The Federal Aviation Administration on Saturday ordered airlines to ground more than 170 Boeing 737 Max 9 aircraft for inspections, a day after after a panel on one blew out in the middle of an Alaska Airlines flight.
The emergency airworthiness directive will affect about 171 planes worldwide and applies to U.S. airlines and carriers operating in U.S. territory.
Alaska Airlines Flight 1282 was bound for Ontario, California when it returned to Portland, Oregon shortly after takeoff on Friday after a pressurization issue was detected. No serious injuries were reported on the flight, according to federal safety officials. The flight returned to Portland, Oregon, shortly after takeoff on Friday after a pressurization issue was reported.
Images and video of Alaska’s Boeing 737 Max 9 shared on social media showed a gaping hole on the side of the plane and passengers using oxygen masks before it returned to Portland.
“Safety will continue to drive our decision-making as we assist the NTSB’s investigation into Alaska Airlines Flight 1282,” FAA Administrator Mike Whitaker said in a statement.
The incident was described as “an explosive decompression at the window exit,” said Sara Nelson, president of the Association of Flight Attendants-CWA, the labor union that represents Alaska’s cabin crew and flight attendants at United, Spirit and other carriers.
Anthony Brickhouse, a professor of aerospace safety at Embry-Riddle Aeronautical University, said such an incident is extremely rare.
“Rapid decompression is a serious matter,” he said. “To see a gaping hole in an aircraft is not something we typically see. In aviation safety, we would call this a structural failure.”
Alaska Airlines overnight said it would ground its fleet of Boeing 737 Max 9 planes. Alaska said on Saturday morning, local time, that it had completed inspections on more than a quarter of its 737 Max 9 fleet “with no concerning findings.”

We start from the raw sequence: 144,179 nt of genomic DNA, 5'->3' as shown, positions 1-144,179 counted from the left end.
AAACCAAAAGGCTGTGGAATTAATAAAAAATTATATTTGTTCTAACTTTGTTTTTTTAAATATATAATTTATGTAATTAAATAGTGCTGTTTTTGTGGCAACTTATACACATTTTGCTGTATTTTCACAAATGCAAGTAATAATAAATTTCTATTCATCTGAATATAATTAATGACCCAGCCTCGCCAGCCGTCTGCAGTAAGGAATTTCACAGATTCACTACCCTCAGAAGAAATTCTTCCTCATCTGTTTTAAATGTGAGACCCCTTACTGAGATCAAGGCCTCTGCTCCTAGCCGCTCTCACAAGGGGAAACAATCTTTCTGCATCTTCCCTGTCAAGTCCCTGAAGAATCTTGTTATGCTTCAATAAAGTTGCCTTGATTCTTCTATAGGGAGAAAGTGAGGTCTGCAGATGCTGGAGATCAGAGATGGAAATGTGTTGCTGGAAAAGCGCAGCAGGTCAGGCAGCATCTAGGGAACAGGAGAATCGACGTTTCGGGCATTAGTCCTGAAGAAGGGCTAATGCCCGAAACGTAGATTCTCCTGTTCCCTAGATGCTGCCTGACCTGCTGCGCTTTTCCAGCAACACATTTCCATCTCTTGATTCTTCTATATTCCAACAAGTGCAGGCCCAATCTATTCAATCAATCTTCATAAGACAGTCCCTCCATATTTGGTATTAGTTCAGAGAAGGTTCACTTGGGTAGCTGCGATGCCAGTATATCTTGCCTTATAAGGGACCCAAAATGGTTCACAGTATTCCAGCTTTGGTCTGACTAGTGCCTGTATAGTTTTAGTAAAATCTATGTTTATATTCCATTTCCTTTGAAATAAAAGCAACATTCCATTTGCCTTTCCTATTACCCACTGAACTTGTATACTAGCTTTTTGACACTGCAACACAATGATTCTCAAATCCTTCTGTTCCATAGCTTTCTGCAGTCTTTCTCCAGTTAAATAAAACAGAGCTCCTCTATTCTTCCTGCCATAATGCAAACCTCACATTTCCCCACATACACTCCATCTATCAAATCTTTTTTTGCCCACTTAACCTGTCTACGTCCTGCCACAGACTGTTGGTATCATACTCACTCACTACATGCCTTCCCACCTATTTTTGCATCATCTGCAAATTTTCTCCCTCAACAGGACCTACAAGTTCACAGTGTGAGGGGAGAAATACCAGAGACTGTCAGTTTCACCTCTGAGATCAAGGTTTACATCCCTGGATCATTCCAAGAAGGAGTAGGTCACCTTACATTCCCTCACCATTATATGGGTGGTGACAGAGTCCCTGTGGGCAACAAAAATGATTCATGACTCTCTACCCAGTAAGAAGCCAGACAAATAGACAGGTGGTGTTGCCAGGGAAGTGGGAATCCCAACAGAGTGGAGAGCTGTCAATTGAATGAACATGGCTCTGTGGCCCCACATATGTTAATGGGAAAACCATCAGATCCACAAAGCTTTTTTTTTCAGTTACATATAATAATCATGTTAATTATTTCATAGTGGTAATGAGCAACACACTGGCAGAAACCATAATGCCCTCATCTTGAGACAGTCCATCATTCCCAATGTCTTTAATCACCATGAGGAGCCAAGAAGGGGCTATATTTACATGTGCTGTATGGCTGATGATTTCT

“Aircraft will return to service as their inspections are completed with our full confidence,” the Seattle-based airline said.
More than 100 flights, about 14% of Alaska’s schedule, were canceled on Saturday, according to FlightAware.
The National Transportation Safety Board sent a team to Portland on Saturday to investigate the incident.
United has 79 Boeing 737 Max 9 aircraft in its fleet but just over 30 of them have already “received the necessary inspection that is required by the FAA,” the airline said. The inspections were expected to cause about 60 flight cancellations on Saturday, United said.
United has close to 80 of the planes in its fleet, though some of the jets have recently undergone in-depth, routine inspections.
The FAA said the inspections will take between four and eight hours per plane, the agency said.
The Boeing 737 Max 9 is a larger version of Boeing’s best-selling jetliner, the 737 Max 8. Max planes were grounded worldwide in 2019 after two fatal crashes within about five months of one another. The U.S. lifted its flight ban of the jets in late 2020 after software and training updates.
Large-scale groundings of aircraft by the FAA or other aviation authorities are rare.
The Boeing 737 Max 9 has an emergency exit door cut behind the wings for use in dense seating cabin configurations, like those used by budget airlines, according to Flightradar24.
“The doors are not activated on Alaska Airlines aircraft and are permanently ‘plugged,'” Flightradar24 said.
Boeing didn’t to comment beyond its statement when asked about the sealed emergency exit door. Spirit AeroSystems, which makes the fuselages for the planes, referred CNBC to Boeing when asked about the incident.
“Safety is our top priority and we deeply regret the impact this event has had on our customers and their passengers,” Boeing said in a statement on Saturday. “We agree with and fully support the FAA’s decision to require immediate inspections of 737-9 airplanes with the same configuration as the affected airplane.”
The company said it is supporting the NTSB’s investigation.
There are 215 Boeing 737 Max 9 planes in service worldwide, according to aviation-data firm Cirium. In addition to United and Alaska Air, other operators include Aeromexico, Turkish Airlines, Icelandair and Panama’s Copa Airlines.
Late last year, Boeing urged airlines to inspect aircraft for a “possible” loose bolt in the rudder control system, the latest in a series of manufacturing flaws on Boeing jets that have prompted additional inspections.